Leininger says estimates for Valley Ranch call for a working population of some 35,000 people, with about 25,000 people living within the development. The Valley Ranch's switching center will have a fiber-optic connection to a teleport under construction in nearly Las Colinas, where a number of long-distance carries will have their own satellite uplink facilities (see October CN, page 93). Two NEAX 2400 IMS systems are expected to be installed sometime next year.

"Commercial tenants will have access to a development network that consists of both broadband coaxial cable and fiber optics. The NEC switches will be installed on a building-specific basis," Leininger says. Modules for specific features will be added to the system as tenants call for them.

"What's so appealing about the concept," he emphasizes, "is that even if tenants don't think they need all this technology when they first move in, as they grow they can be easily plugged into it." Renently, MCC opened a demonstration facility to display all the capabilities of the system. "One of the things people realize when they learn about shared tenant services," Leininger explains, "is not only that communication services are more affordable, but we save them a lot of aggravation. It can be chaotic for a company to select a communications system that's right for them. We do it all, from selection to maintenance."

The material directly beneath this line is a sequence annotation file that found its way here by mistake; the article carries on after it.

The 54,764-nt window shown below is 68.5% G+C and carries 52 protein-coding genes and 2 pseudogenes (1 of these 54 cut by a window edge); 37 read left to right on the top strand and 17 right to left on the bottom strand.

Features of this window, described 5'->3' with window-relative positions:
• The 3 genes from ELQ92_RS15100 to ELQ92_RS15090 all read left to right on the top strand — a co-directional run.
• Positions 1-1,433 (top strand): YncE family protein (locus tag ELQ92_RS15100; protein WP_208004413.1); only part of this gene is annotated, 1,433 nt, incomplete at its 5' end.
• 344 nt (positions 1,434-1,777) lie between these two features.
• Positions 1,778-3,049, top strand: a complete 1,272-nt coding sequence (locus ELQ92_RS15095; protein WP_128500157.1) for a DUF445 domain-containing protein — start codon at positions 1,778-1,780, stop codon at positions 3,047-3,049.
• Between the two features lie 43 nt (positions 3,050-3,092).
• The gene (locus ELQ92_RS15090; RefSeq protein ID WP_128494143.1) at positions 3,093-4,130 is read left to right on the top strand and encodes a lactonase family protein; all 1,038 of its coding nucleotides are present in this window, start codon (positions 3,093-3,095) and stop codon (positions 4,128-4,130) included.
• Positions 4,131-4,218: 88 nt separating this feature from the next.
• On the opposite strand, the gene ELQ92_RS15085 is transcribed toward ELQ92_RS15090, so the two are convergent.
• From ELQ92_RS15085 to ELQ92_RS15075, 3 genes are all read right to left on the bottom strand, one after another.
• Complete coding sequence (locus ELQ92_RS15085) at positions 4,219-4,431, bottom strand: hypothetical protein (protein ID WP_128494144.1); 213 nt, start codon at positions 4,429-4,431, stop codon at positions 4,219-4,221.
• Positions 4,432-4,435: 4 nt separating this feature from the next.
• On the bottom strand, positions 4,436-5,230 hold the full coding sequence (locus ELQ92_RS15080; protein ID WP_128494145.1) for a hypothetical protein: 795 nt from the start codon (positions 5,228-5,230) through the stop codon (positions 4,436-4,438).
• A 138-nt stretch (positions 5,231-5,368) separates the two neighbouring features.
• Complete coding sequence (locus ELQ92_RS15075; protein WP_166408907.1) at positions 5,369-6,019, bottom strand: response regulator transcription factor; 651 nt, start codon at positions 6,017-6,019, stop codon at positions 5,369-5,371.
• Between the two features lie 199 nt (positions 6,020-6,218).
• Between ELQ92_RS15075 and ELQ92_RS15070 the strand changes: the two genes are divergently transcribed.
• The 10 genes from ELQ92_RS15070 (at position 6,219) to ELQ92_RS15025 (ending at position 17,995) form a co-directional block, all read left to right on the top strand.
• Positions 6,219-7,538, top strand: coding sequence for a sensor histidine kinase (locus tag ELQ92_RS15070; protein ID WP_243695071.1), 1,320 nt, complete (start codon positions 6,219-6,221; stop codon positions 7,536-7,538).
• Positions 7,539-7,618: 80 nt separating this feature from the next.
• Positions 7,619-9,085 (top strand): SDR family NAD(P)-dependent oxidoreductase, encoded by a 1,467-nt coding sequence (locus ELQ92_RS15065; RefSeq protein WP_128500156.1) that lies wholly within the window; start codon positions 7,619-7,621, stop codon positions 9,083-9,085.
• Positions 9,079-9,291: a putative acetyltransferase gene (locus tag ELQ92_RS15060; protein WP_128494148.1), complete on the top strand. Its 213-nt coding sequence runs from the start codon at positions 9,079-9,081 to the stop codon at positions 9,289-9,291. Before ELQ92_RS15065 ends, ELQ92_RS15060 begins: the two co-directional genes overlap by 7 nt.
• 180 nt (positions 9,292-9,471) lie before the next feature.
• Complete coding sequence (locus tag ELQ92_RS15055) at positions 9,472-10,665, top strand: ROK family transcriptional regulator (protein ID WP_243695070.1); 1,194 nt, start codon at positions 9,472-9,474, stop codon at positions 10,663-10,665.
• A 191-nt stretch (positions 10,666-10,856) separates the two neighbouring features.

Leininger points to a growing demand for shared tenant services as people become more acquainted with it. "Reaction around the country has been very receptive to the idea of having an outside party coordinate the premise wiring, the network services configuration and all the related business. As a company's requirements become more sophisticated, there will be no need for them to go to the trouble and expense of rewiring their workplace for the office-of-the-future networks when the existing phone lines can handle present and future voice and data traffic simultaneously."
COPYRIGHT 1984 Nelson Publishing
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Publication:Communications News
Date:Nov 1, 1984